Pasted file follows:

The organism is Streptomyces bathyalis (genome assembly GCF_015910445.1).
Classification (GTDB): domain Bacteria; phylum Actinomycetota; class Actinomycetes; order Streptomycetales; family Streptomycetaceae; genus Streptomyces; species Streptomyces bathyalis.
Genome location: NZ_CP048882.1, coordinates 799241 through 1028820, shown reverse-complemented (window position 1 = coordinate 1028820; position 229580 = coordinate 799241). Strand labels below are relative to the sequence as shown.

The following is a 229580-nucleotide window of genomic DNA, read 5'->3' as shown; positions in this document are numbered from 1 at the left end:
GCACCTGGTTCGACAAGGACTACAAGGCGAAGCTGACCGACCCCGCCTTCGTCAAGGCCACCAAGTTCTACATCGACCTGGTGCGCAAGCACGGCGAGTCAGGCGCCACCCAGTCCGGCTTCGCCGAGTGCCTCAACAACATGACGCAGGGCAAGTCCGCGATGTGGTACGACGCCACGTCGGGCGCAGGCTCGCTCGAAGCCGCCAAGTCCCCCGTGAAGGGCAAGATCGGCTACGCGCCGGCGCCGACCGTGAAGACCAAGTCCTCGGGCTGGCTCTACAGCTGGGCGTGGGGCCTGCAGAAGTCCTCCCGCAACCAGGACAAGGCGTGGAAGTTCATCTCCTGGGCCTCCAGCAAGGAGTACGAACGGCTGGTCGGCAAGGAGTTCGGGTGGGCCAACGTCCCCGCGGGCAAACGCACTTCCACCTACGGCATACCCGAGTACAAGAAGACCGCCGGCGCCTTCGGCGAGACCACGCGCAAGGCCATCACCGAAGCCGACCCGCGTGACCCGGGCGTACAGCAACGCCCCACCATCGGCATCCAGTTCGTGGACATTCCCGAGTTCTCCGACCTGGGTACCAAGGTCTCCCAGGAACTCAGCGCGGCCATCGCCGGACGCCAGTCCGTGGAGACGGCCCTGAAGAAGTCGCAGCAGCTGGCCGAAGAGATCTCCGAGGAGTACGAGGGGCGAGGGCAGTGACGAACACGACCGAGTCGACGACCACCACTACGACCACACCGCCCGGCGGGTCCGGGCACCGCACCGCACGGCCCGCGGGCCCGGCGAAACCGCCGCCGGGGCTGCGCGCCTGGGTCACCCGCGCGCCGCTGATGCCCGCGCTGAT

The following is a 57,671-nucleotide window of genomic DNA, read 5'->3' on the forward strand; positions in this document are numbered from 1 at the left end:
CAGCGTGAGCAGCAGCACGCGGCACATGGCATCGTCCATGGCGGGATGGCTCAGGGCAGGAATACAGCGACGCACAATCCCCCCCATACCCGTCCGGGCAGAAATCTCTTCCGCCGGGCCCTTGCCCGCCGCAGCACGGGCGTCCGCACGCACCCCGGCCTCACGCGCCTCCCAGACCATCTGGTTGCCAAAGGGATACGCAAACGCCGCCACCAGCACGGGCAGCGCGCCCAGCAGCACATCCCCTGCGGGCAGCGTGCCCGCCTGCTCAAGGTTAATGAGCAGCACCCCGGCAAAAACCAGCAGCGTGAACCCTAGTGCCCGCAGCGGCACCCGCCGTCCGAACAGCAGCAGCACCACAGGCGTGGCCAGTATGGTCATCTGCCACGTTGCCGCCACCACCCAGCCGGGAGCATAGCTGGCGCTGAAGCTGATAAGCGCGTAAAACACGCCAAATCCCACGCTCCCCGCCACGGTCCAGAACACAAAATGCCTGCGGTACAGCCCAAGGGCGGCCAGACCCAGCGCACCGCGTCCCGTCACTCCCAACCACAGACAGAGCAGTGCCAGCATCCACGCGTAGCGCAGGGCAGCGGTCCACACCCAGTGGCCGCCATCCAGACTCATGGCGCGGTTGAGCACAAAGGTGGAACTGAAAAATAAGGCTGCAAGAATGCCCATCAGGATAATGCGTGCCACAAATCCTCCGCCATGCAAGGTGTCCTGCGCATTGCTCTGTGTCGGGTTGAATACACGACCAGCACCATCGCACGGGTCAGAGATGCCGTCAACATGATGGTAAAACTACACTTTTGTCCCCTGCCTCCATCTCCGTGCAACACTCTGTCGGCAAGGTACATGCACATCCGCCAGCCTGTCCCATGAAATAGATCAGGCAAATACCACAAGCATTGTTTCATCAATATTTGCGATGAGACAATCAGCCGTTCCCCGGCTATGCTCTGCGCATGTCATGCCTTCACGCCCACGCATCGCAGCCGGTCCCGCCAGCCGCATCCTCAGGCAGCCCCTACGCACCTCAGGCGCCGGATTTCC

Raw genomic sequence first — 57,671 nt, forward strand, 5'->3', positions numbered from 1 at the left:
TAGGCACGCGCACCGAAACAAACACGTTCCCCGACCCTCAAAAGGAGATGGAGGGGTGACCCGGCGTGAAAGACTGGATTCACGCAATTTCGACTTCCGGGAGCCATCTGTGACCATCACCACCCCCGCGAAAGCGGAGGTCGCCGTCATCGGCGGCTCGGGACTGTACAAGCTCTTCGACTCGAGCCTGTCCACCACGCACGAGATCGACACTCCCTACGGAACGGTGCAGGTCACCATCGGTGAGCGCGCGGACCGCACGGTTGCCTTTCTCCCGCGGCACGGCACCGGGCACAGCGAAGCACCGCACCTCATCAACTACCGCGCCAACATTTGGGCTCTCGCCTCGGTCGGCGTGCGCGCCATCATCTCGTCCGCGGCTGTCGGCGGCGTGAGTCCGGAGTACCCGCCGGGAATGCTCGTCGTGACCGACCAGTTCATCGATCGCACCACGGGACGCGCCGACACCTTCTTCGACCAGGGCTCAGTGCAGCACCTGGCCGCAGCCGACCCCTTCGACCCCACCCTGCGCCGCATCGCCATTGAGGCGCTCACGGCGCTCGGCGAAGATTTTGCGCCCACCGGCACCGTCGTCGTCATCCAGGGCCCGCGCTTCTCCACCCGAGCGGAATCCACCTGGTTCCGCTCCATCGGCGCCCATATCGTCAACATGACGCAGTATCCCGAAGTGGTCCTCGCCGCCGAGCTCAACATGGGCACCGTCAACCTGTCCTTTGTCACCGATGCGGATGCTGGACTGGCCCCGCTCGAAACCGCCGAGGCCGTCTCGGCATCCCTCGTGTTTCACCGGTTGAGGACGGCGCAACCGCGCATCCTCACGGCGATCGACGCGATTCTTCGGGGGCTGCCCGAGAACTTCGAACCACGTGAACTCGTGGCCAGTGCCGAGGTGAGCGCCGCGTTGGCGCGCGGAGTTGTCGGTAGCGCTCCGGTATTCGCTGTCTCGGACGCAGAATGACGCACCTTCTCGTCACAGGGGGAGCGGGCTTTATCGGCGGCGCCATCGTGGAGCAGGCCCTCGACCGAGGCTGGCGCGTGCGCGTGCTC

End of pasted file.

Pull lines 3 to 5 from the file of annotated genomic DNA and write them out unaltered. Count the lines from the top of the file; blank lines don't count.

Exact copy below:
Genome location: NZ_CP048882.1, coordinates 799241 through 1028820, shown reverse-complemented (window position 1 = coordinate 1028820; position 229580 = coordinate 799241). Strand labels below are relative to the sequence as shown.

The following is a 229580-nucleotide window of genomic DNA, read 5'->3' as shown; positions in this document are numbered from 1 at the left end:
GCACCTGGTTCGACAAGGACTACAAGGCGAAGCTGACCGACCCCGCCTTCGTCAAGGCCACCAAGTTCTACATCGACCTGGTGCGCAAGCACGGCGAGTCAGGCGCCACCCAGTCCGGCTTCGCCGAGTGCCTCAACAACATGACGCAGGGCAAGTCCGCGATGTGGTACGACGCCACGTCGGGCGCAGGCTCGCTCGAAGCCGCCAAGTCCCCCGTGAAGGGCAAGATCGGCTACGCGCCGGCGCCGACCGTGAAGACCAAGTCCTCGGGCTGGCTCTACAGCTGGGCGTGGGGCCTGCAGAAGTCCTCCCGCAACCAGGACAAGGCGTGGAAGTTCATCTCCTGGGCCTCCAGCAAGGAGTACGAACGGCTGGTCGGCAAGGAGTTCGGGTGGGCCAACGTCCCCGCGGGCAAACGCACTTCCACCTACGGCATACCCGAGTACAAGAAGACCGCCGGCGCCTTCGGCGAGACCACGCGCAAGGCCATCACCGAAGCCGACCCGCGTGACCCGGGCGTACAGCAACGCCCCACCATCGGCATCCAGTTCGTGGACATTCCCGAGTTCTCCGACCTGGGTACCAAGGTCTCCCAGGAACTCAGCGCGGCCATCGCCGGACGCCAGTCCGTGGAGACGGCCCTGAAGAAGTCGCAGCAGCTGGCCGAAGAGATCTCCGAGGAGTACGAGGGGCGAGGGCAGTGACGAACACGACCGAGTCGACGACCACCACTACGACCACACCGCCCGGCGGGTCCGGGCACCGCACCGCACGGCCCGCGGGCCCGGCGAAACCGCCGCCGGGGCTGCGCGCCTGGGTCACCCGCGCGCCGCTGATGCCCGCGCTGAT